PIQRAY® (alpelisib) 50mg, 150mg, 200mg tablets is indicated in combination with fulvestrant for the treatment of postmenopausal women, and men, with hormone receptor (HR)-positive, human epidermal growth factor receptor 2 (HER2)-negative, PIK3CA-mutated, advanced or metastatic breast cancer as detected by an FDA-approved test following progression on or after an endocrine-based regimen.
Important Safety Information
PIQRAY is contraindicated in patients with severe hypersensitivity to it or any of its components.
Severe Hypersensitivity: Severe hypersensitivity reactions, including anaphylaxis and anaphylactic shock, can occur in patients treated with PIQRAY. Severe hypersensitivity reactions were manifested by symptoms including, but not limited to, dyspnea, flushing, rash, fever, or tachycardia. The incidence of grade 3 and 4 hypersensitivity reactions was 0.7%. Advise patients of the signs and symptoms of severe hypersensitivity reactions. Permanently discontinue PIQRAY in the event of severe hypersensitivity.
Severe Cutaneous Adverse Reactions (SCARs): SCARs including Stevens-Johnson syndrome (SJS), erythema multiforme (EM), toxic epidermal necrolysis (TEN), and drug reaction with eosinophilia and systemic symptoms (DRESS) can occur in patients treated with PIQRAY. In the SOLAR-1 study, SJS and EM were reported in 0.4% and 1.1% of patients, respectively. DRESS was reported in patients in the postmarketing setting. If signs or symptoms of SCARs occur, interrupt PIQRAY until the etiology of the reaction has been determined. Consultation with a dermatologist is recommended.
If a SCAR is confirmed, permanently discontinue PIQRAY. Do not reintroduce PIQRAY in patients who have experienced previous SCARs during PIQRAY treatment. If it is not confirmed, PIQRAY may require dose modifications, topical corticosteroids, or oral antihistamine treatment.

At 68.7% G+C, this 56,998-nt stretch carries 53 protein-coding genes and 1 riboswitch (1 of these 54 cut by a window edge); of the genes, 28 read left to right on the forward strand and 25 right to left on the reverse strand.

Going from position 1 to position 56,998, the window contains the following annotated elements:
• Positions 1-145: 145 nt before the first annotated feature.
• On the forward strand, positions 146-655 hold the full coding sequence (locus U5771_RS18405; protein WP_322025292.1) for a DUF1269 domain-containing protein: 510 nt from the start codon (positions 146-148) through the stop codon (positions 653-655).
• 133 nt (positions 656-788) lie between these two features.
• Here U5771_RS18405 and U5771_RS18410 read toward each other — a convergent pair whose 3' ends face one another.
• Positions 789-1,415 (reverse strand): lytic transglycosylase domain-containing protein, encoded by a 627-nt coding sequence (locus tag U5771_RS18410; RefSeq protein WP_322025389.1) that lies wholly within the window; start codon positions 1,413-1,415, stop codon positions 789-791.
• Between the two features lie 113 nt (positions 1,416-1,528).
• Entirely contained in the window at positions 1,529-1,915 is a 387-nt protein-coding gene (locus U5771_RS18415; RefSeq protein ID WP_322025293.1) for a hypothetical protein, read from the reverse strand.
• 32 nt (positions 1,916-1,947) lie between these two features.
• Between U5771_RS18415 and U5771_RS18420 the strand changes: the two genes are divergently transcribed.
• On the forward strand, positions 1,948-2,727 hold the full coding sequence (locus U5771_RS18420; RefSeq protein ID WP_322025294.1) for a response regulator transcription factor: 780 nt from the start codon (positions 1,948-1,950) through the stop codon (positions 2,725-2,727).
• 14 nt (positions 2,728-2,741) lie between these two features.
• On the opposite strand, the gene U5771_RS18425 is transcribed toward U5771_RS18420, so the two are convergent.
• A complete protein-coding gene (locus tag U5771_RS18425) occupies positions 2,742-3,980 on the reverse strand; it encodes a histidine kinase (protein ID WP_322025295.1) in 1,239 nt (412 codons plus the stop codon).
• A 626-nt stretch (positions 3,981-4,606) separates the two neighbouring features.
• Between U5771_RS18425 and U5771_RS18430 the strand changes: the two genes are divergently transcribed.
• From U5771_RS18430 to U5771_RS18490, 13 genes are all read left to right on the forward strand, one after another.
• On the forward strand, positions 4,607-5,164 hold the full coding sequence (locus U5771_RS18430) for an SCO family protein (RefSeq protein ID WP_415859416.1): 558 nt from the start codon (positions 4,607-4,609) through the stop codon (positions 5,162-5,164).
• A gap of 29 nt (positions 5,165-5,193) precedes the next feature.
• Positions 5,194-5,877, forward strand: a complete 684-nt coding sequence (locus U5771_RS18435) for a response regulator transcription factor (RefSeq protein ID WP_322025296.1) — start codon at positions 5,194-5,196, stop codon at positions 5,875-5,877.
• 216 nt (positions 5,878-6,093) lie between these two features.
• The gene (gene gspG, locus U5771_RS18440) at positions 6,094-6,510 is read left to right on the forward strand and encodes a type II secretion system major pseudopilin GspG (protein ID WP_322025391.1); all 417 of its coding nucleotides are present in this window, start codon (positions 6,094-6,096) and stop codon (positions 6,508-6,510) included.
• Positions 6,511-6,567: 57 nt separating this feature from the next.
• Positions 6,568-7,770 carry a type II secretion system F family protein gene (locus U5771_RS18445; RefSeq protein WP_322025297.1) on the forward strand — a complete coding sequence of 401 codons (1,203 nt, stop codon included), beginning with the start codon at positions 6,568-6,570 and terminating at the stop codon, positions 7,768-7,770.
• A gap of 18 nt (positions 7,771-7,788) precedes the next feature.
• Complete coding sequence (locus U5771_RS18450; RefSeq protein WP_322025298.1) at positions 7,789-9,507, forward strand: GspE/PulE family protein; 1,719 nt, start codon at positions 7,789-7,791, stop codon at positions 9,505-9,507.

Advise patients of the signs and symptoms of SCARs (eg, a prodrome of fever, flu-like symptoms, mucosal lesions, progressive skin rash, or lymphadenopathy).
Hyperglycemia: Severe hyperglycemia, including ketoacidosis, can occur in patients treated with PIQRAY. Hyperglycemia was reported in 65% of patients treated with PIQRAY. Grade 3 (FPG >250-500 mg/dL) and grade 4 (FPG >500 mg/dL) hyperglycemia were reported in 33% and 3.9% of patients, respectively. Ketoacidosis was reported in 0.7% of patients (n=2) treated with PIQRAY.
Before initiating treatment with PIQRAY, test fasting plasma glucose (FPG), HbA1c, and optimize blood glucose. After initiating treatment with PIQRAY, monitor fasting glucose (FPG or fasting blood glucose) at least once every week for the first 2 weeks, then at least once every 4 weeks, and as clinically indicated. Monitor HbA1c every 3 months and as clinically indicated. If a patient experiences hyperglycemia after initiating treatment with PIQRAY, monitor fasting glucose as clinically indicated, and at least twice weekly until fasting glucose decreases to normal levels. During treatment with antidiabetic medication, continue monitoring fasting glucose at least once a week for 8 weeks, followed by once every 2 weeks and as clinically indicated. Consider consultation with a health care practitioner with expertise in the treatment of hyperglycemia and counsel patients on lifestyle changes.
The safety of PIQRAY in patients with type 1 and uncontrolled type 2 diabetes has not been established as these patients were excluded from the SOLAR-1 trial. Patients with a medical history of type 2 diabetes were included. Patients with a history of diabetes mellitus may require intensified diabetic treatment. Closely monitor patients with diabetes.